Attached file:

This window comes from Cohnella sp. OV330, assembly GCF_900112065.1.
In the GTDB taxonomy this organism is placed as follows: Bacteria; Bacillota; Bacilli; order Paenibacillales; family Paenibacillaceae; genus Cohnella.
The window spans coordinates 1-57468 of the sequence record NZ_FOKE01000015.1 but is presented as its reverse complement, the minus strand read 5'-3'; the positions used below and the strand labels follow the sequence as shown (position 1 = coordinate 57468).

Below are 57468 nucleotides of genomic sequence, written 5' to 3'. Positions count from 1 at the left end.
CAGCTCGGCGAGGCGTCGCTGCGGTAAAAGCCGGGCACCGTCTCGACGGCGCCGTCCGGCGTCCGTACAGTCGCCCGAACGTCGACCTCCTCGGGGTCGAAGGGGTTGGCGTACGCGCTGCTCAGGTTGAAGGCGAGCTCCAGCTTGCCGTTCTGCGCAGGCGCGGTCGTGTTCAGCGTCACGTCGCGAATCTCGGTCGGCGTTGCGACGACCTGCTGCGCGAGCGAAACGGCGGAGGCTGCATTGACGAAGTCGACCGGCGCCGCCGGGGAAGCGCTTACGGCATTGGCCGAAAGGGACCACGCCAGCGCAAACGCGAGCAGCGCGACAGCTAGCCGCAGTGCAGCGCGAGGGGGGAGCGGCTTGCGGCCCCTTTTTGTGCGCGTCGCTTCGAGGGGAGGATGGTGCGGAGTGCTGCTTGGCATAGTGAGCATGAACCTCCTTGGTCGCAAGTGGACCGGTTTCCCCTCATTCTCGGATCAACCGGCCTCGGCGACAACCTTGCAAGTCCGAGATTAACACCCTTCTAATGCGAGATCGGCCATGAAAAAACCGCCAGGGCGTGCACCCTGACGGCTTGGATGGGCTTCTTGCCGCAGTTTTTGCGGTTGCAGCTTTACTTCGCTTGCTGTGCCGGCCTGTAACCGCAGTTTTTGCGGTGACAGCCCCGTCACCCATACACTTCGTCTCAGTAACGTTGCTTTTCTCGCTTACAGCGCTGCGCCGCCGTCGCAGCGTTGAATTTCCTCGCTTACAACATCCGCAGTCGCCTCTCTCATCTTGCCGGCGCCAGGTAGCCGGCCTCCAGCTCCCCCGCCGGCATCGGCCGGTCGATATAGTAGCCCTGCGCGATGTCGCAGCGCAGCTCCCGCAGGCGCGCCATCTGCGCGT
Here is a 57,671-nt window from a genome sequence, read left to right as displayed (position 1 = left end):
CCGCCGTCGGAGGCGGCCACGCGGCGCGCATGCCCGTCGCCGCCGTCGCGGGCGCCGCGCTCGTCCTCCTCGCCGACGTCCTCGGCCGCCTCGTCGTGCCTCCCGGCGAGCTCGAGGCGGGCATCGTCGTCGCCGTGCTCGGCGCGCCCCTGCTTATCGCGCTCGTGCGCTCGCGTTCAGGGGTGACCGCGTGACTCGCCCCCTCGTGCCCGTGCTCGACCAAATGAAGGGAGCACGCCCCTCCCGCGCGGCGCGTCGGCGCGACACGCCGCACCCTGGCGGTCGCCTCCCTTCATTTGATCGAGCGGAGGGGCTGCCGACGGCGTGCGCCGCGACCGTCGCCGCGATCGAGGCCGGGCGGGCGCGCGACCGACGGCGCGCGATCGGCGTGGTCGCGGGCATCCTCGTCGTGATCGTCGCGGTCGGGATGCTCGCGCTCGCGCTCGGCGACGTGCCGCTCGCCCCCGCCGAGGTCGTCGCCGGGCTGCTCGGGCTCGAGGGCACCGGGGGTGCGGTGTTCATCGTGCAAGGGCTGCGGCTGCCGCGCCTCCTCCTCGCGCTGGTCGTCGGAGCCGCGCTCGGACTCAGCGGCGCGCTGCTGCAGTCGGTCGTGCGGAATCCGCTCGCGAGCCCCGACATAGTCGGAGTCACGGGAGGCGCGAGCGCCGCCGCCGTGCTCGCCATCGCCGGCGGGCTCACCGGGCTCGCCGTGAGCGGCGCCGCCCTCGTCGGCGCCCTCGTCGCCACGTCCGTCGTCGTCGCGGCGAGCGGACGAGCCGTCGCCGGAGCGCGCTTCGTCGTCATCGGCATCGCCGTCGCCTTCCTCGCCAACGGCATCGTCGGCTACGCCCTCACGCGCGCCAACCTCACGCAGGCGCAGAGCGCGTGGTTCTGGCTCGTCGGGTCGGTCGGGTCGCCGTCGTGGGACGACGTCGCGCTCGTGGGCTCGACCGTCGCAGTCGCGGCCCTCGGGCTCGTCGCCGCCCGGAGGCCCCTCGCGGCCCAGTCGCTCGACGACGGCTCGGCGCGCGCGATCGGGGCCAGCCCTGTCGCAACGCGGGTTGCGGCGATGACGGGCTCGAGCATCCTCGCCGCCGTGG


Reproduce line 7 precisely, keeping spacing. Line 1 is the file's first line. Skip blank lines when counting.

CCGCCGTCGGAGGCGGCCACGCGGCGCGCATGCCCGTCGCCGCCGTCGCGGGCGCCGCGCTCGTCCTCCTCGCCGACGTCCTCGGCCGCCTCGTCGTGCCTCCCGGCGAGCTCGAGGCGGGCATCGTCGTCGCCGTGCTCGGCGCGCCCCTGCTTATCGCGCTCGTGCGCTCGCGTTCAGGGGTGACCGCGTGACTCGCCCCCTCGTGCCCGTGCTCGACCAAATGAAGGGAGCACGCCCCTCCCGCGCGGCGCGTCGGCGCGACACGCCGCACCCTGGCGGTCGCCTCCCTTCATTTGATCGAGCGGAGGGGCTGCCGACGGCGTGCGCCGCGACCGTCGCCGCGATCGAGGCCGGGCGGGCGCGCGACCGACGGCGCGCGATCGGCGTGGTCGCGGGCATCCTCGTCGTGATCGTCGCGGTCGGGATGCTCGCGCTCGCGCTCGGCGACGTGCCGCTCGCCCCCGCCGAGGTCGTCGCCGGGCTGCTCGGGCTCGAGGGCACCGGGGGTGCGGTGTTCATCGTGCAAGGGCTGCGGCTGCCGCGCCTCCTCCTCGCGCTGGTCGTCGGAGCCGCGCTCGGACTCAGCGGCGCGCTGCTGCAGTCGGTCGTGCGGAATCCGCTCGCGAGCCCCGACATAGTCGGAGTCACGGGAGGCGCGAGCGCCGCCGCCGTGCTCGCCATCGCCGGCGGGCTCACCGGGCTCGCCGTGAGCGGCGCCGCCCTCGTCGGCGCCCTCGTCGCCACGTCCGTCGTCGTCGCGGCGAGCGGACGAGCCGTCGCCGGAGCGCGCTTCGTCGTCATCGGCATCGCCGTCGCCTTCCTCGCCAACGGCATCGTCGGCTACGCCCTCACGCGCGCCAACCTCACGCAGGCGCAGAGCGCGTGGTTCTGGCTCGTCGGGTCGGTCGGGTCGCCGTCGTGGGACGACGTCGCGCTCGTGGGCTCGACCGTCGCAGTCGCGGCCCTCGGGCTCGTCGCCGCCCGGAGGCCCCTCGCGGCCCAGTCGCTCGACGACGGCTCGGCGCGCGCGATCGGGGCCAGCCCTGTCGCAACGCGGGTTGCGGCGATGACGGGCTCGAGCATCCTCGCCGCCGTGG